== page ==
Undergraduate Research Assistantships

Serving as a research assistant in a Psychology faculty research laboratory is a valuable opportunity. Research experience allows students to develop a portfolio of valuable skills, such as problem solving, interpersonal awareness, critical evaluation, and general research experience. Such experience is excellent preparation for the job market and graduate school. Research experience is absolutely crucial for students who wish to go to graduate school. In fact, the earlier you start the better – freshman and sophomores are encouraged to get involved. Students may earn university credit for their research assistantships by enrolling in Psych 290, Undergraduate Research Lower Division, and Psych 690, Undergraduate Research Upper Division. Psych 290 and Psych 690 are essentially research apprenticeships with a faculty mentor. Thus, joining a research laboratory is an excellent way to get to know a faculty member better.

Individualized research courses do not count toward faculty teaching loads. Yet, Psychology faculty have provided research training to more students than all other faculty at UWM combined. Moreover, UWM Psychology faculty have provided more individualized research training than many other Psychology departments in Wisconsin. Individual research opportunities are important because they allow students to develop a portfolio of valuable skills for the job market and/or graduate and professional school.

Psychology faculty members are committed to developing the intellectual talents of all students. Our commitment is reflected in the outstanding record of Psychology faculty participation in UROP apprenticeships and the Ronald E. McNair Post-baccalaureate Achievement Program for low income, and/or first generation, and/or traditionally underrepresented undergraduate students. Our faculty members have also been involved in the American Psychological Association's Minority Undergraduate Students of Excellence Program which helps undergraduate students gain entry into graduate programs in psychology.

The Department takes great pride in the fact that many of our undergraduates have carried out research under the supervision of Psychology faculty that has resulted in publications in some of the best journals in the field.

How to Find a Position as a Research Assistant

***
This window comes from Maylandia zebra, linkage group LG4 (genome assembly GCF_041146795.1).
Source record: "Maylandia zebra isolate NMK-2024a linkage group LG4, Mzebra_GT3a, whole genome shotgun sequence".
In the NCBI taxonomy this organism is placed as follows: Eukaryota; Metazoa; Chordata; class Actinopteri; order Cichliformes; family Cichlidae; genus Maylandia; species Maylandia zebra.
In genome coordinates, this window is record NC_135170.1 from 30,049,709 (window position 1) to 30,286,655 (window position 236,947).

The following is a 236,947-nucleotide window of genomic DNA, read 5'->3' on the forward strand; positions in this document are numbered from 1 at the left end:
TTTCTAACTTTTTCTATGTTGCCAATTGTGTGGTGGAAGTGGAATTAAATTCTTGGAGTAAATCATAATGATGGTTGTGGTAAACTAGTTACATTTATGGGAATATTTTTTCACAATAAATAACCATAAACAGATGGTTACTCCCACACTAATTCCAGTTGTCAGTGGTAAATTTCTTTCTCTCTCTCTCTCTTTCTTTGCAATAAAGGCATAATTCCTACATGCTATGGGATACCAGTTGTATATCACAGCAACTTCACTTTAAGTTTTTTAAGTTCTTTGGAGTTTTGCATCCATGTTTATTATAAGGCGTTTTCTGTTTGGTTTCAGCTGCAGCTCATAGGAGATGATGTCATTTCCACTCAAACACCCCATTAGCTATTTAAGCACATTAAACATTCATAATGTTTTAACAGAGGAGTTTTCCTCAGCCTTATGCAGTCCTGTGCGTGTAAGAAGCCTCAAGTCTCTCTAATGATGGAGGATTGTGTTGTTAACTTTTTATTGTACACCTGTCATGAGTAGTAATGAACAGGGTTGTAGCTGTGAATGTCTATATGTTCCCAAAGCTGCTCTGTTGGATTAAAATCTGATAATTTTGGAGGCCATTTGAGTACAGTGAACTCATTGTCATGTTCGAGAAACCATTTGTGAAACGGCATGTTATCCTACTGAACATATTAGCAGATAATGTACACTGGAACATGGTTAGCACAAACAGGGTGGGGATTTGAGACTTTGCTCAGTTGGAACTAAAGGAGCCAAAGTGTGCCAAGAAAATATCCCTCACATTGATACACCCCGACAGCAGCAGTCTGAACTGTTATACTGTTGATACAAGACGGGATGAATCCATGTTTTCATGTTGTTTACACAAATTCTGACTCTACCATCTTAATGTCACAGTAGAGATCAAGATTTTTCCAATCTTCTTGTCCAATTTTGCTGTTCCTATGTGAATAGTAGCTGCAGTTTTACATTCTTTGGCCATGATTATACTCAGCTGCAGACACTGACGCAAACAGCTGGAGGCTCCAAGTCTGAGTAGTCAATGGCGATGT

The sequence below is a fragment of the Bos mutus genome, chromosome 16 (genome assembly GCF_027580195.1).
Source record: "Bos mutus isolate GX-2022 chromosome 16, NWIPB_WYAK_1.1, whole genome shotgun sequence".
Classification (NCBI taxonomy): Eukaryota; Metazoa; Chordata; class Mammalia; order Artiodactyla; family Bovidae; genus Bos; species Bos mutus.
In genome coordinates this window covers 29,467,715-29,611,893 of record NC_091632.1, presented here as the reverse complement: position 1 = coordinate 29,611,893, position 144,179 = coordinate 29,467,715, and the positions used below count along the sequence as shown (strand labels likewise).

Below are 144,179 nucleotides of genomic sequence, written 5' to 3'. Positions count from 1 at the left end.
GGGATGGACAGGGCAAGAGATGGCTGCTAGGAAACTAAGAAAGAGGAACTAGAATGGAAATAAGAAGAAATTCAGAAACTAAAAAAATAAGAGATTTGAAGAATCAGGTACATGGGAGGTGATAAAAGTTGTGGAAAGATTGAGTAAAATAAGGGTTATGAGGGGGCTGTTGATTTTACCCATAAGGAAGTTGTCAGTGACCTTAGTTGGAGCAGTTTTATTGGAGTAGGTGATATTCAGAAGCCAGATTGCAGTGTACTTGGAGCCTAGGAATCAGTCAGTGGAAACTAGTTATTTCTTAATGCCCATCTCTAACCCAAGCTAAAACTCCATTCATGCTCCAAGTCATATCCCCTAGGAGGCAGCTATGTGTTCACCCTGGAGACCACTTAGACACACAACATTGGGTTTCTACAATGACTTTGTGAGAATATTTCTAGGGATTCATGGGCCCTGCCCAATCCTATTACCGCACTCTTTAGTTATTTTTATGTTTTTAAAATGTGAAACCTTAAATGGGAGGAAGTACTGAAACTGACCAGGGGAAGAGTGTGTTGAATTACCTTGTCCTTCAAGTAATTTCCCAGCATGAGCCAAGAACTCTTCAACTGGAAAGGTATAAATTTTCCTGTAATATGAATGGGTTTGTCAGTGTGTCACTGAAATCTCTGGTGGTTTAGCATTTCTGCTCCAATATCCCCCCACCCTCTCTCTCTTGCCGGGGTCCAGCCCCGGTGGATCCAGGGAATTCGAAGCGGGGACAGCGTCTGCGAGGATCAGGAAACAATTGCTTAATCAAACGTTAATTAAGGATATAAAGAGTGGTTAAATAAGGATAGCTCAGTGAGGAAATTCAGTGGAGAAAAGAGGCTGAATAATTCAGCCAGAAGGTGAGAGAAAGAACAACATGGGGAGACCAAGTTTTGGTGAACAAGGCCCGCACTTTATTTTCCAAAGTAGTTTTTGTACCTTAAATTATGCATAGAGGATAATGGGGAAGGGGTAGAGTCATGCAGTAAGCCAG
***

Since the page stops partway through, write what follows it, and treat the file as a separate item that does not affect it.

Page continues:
1.   Find a faculty member or members whose research is of most interest to you and most relevant to your career goals.

  • Think about what aspects of psychology really interest you. Read scientific articles in this area to learn more.
  • Check the psychology department website's list of faculty members and their research interests: http://www4.uwm.edu/letsci/psychology/faculty/. Some professors have a lab webpage which describes what they do in more detail. Links to these webpages can be found under each faculty member's page on the departmental faculty listing.
  • Check the Office of Undergraduate Research webpage for additional listings of research opportunities: https://www4.uwm.edu/our/research/index.cfm  

2.   Apply to work in the lab(s) that interest you.

  • In general, the best way to apply is to email the faculty member and ask if they have openings.
  • Provide a BRIEF description of your background (e.g., major, year in school) and why you are interested in working in that lab. Do NOT send an email to multiple faculty at once – that way you can state specifically why you want to work in a particular lab. Do your homework before emailing! Read their papers, understand the kind of research they do.
  • Some faculty have information regarding how to apply to work in their lab on their lab web page. Check for this before emailing the faculty. If they provide an application form on their website complete that rather than emailing them. 

3.   If no opportunities are available, don't be afraid to inquire again in a few months, or to ask the faculty member if they may have spots available in future semesters.  

4.   If you have further questions feel free to contact the Associate Chair for Undergraduate Studies, Christine Larson, larsoncl@uwm.edu